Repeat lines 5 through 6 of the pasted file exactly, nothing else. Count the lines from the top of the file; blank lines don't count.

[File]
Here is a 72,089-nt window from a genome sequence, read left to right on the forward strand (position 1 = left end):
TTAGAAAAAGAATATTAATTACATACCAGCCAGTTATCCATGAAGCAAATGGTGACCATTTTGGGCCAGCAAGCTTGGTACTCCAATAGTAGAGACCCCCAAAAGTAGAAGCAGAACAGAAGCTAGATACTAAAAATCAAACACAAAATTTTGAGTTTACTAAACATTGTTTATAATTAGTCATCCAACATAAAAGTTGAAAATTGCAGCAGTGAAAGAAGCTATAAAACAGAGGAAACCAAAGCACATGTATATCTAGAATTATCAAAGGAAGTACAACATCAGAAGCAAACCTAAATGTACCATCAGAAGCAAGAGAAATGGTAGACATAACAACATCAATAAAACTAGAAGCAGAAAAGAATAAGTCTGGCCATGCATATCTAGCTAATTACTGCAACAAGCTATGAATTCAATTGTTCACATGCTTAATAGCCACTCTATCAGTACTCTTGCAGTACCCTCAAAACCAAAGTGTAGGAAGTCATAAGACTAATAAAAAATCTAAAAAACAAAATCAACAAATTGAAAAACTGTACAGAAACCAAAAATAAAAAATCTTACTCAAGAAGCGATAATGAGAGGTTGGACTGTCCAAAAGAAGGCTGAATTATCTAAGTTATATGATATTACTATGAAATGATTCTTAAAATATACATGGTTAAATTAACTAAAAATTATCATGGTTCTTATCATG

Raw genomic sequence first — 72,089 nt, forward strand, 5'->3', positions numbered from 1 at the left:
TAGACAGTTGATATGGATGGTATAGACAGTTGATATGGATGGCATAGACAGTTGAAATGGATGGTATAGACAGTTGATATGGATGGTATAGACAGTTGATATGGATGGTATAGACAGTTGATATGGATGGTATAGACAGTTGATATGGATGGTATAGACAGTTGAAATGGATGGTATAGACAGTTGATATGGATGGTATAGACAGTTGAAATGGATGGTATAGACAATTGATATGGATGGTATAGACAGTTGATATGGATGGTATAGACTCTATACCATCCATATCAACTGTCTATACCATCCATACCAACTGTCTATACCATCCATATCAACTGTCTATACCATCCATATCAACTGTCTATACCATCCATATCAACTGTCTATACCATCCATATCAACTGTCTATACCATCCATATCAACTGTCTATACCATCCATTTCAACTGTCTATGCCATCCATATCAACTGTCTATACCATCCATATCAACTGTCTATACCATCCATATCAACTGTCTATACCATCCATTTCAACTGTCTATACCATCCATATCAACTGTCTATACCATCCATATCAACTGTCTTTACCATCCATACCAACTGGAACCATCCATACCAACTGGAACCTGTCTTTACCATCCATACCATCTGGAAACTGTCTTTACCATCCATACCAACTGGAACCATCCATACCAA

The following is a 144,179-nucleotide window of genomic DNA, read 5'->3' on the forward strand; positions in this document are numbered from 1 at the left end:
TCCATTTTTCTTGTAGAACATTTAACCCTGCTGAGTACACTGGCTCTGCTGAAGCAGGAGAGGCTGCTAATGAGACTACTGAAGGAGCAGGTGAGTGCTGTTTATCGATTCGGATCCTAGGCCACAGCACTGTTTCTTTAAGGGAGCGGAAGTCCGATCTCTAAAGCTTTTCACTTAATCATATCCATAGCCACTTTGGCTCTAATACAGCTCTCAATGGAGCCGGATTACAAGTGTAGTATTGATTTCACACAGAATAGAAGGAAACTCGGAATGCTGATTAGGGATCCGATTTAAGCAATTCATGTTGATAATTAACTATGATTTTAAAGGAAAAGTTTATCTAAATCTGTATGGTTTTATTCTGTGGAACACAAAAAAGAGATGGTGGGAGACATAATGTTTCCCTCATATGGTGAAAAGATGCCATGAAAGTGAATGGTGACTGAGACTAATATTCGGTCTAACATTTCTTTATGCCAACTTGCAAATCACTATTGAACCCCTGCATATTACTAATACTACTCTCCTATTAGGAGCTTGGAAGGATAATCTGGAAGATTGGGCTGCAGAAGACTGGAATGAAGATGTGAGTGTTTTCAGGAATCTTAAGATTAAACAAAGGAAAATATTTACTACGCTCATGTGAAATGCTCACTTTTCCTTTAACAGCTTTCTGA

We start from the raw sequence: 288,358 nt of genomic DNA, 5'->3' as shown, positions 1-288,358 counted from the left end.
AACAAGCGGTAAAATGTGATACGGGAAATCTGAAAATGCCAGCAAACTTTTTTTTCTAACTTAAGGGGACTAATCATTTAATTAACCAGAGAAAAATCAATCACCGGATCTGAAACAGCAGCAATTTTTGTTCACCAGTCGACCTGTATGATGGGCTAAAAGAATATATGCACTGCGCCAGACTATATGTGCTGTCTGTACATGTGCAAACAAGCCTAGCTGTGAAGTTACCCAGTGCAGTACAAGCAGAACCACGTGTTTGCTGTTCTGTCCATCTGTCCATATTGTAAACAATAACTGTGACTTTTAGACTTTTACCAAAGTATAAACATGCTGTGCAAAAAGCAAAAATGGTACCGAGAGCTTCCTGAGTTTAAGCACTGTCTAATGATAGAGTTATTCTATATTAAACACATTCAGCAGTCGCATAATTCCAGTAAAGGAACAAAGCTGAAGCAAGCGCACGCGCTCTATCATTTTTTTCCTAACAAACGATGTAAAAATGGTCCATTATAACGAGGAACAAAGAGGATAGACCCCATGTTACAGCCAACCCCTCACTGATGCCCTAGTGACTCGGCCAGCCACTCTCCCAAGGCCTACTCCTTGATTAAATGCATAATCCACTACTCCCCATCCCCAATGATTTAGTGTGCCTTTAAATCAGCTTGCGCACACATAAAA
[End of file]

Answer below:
The following is a 144,179-nucleotide window of genomic DNA, read 5'->3' on the forward strand; positions in this document are numbered from 1 at the left end:
TCCATTTTTCTTGTAGAACATTTAACCCTGCTGAGTACACTGGCTCTGCTGAAGCAGGAGAGGCTGCTAATGAGACTACTGAAGGAGCAGGTGAGTGCTGTTTATCGATTCGGATCCTAGGCCACAGCACTGTTTCTTTAAGGGAGCGGAAGTCCGATCTCTAAAGCTTTTCACTTAATCATATCCATAGCCACTTTGGCTCTAATACAGCTCTCAATGGAGCCGGATTACAAGTGTAGTATTGATTTCACACAGAATAGAAGGAAACTCGGAATGCTGATTAGGGATCCGATTTAAGCAATTCATGTTGATAATTAACTATGATTTTAAAGGAAAAGTTTATCTAAATCTGTATGGTTTTATTCTGTGGAACACAAAAAAGAGATGGTGGGAGACATAATGTTTCCCTCATATGGTGAAAAGATGCCATGAAAGTGAATGGTGACTGAGACTAATATTCGGTCTAACATTTCTTTATGCCAACTTGCAAATCACTATTGAACCCCTGCATATTACTAATACTACTCTCCTATTAGGAGCTTGGAAGGATAATCTGGAAGATTGGGCTGCAGAAGACTGGAATGAAGATGTGAGTGTTTTCAGGAATCTTAAGATTAAACAAAGGAAAATATTTACTACGCTCATGTGAAATGCTCACTTTTCCTTTAACAGCTTTCTGA